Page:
However, criticality exists in the present invention in the combination of fabric with high strength fibers/resin combination. It has been discovered that this combination must have the ability to deflect within certain parameters when securely fastened to a support structure.
Accordingly, the high strength fabric/resin combination must have an ability for deflection within the layered composite when tested in accordance with National Performance Criteria for Tornado Shelters, First Addition, FEMA, May 28, 1999 using ASTM Test Method E1886-97, entitled “Standard Test Method for Performance of Exterior Window, Certain Walls, Doors and Storm Shutters Impacted by Missile(s) and Exposed to Cyclic Pressure Differentials.” Highlights of the test include mounting the test specimen, impacting the specimen with a 33 kilogram (15 pound) 2×4 missile propelled at a speed of 161 kilometers (100 miles) per hour and observing and measuring the test results. The ASTM test procedure E1886-97 is specific to the various requirements such as the use of 2×4 lumber missile, missile propulsion device, speed measuring system and use of a high speed video or photographic camera. It is understood, herein, that the test procedure for purposes of the present disclosure, involves attaching any test specimen to a suitable support frame, in such a way that is representative of an actual wall installation. Such specimen is then impacted on the plywood face at or near the center of the panel. The 2×4 lumber missile should be marked with suitable indexing marks to allow the tracking of the depth of penetration of the projectile. The photographic or video camera should be positioned to monitor the depth of penetration of the projectile and such camera should have a minimum frame rate of 1000 frames per second.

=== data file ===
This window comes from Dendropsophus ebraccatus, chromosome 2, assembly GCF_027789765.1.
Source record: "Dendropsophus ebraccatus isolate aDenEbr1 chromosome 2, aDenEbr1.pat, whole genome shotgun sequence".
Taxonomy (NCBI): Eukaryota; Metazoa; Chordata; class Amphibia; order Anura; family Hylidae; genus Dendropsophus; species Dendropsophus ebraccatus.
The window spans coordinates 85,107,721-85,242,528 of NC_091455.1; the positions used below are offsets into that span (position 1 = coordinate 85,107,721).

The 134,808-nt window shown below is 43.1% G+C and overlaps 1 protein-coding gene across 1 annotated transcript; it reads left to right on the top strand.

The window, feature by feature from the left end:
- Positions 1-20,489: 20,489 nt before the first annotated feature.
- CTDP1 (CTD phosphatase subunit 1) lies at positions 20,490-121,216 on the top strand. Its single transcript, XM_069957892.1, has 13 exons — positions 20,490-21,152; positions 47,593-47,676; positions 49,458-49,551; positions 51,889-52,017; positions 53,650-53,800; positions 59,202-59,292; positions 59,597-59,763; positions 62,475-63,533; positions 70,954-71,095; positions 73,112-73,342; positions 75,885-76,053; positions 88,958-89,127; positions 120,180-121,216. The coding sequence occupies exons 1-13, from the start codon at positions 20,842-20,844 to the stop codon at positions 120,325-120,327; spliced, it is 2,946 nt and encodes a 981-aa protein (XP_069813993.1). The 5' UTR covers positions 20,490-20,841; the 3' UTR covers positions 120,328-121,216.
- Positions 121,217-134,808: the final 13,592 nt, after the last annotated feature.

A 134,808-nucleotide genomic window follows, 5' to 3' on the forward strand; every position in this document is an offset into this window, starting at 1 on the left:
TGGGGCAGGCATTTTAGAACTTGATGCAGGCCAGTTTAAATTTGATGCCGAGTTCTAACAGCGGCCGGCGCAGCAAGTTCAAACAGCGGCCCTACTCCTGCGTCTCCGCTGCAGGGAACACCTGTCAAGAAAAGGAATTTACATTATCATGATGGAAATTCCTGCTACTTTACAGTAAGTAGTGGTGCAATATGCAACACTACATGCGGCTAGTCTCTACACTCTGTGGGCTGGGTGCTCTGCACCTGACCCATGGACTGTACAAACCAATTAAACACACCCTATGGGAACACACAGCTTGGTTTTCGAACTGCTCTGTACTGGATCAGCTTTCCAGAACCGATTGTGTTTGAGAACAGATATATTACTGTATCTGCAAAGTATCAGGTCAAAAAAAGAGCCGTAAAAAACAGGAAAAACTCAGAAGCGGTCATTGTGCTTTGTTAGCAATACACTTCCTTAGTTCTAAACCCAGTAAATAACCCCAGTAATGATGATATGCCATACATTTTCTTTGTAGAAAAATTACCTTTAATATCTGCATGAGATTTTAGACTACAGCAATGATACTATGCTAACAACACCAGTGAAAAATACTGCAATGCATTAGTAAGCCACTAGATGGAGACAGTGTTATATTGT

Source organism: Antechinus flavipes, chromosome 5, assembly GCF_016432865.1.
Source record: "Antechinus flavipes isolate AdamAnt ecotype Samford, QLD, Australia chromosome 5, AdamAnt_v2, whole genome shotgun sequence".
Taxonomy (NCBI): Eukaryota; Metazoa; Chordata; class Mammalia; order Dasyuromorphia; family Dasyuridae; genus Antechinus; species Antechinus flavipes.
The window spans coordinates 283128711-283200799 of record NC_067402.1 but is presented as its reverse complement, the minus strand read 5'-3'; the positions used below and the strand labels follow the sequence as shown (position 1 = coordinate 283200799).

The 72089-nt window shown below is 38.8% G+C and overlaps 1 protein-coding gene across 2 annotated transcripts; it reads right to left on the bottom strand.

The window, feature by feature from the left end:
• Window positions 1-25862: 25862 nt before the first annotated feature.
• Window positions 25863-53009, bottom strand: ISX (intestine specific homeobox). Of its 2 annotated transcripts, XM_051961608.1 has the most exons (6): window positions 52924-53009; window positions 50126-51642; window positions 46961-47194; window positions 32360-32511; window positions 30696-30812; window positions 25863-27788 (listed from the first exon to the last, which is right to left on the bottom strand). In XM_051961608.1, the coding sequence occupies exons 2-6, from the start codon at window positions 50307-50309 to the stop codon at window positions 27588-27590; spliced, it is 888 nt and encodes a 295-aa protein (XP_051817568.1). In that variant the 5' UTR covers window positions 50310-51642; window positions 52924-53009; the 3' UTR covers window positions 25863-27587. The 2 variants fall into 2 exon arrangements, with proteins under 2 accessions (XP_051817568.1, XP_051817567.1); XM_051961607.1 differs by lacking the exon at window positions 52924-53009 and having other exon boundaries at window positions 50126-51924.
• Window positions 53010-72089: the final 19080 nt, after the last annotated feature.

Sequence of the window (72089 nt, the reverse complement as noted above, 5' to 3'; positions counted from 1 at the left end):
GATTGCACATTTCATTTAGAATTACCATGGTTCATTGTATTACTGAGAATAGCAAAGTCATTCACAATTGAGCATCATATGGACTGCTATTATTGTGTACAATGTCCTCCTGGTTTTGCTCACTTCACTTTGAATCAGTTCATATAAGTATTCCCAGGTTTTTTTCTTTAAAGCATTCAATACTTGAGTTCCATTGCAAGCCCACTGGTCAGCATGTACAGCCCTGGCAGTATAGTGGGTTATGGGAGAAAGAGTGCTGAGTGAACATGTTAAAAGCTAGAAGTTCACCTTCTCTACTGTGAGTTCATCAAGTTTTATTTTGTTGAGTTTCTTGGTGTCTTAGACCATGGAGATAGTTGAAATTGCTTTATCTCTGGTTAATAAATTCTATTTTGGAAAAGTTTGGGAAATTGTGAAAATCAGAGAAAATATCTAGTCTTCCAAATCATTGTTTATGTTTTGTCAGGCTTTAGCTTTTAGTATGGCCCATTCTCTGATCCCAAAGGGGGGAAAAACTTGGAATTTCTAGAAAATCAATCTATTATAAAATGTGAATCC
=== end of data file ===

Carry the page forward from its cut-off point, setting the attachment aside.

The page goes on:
In accordance with the described test procedure, the combination of the fabric containing high strength fibers bonded with a resin will deflect within a range from 5.0 to 17.5 cm. More preferably, the deflection will be in a range from 8.0 to 16.0 cm and most preferably 10.0 to 15.0 cm. The degree of deflection may be determined by its final use in a building structure. Illustratively, a maximum stated deflection of the fabric/resin combination may be undesirable in a residence due to the proximity of an occupant adjacent a wall containing the cloth/resin combination. However, a minimum deflection within the above range can require an added thickness of the fabric resulting in a high cost of construction. As employed herein, fabric is inclusive of more than one layer of a cloth. As employed herein deflection means the maximum measured distance of separation of the high strength fabric/resin combination from the structural sheathing. It is understood that the measurement must be undertaken in conjunction with high speed photography. For purposes of illustration for deflection measurement, if during the test procedure with the projectile, there may be some bowing of the structural sheathing. The measurement for deflection is the distance, i.e., the separation, of the high strength fabric/resin combination from the bowed portion of the sheathing. It can be determined from review of the photographic or video record collected during previously described testing, determining the maximum depth of penetration during the event, and subtracting the thickness of the structural sheathing.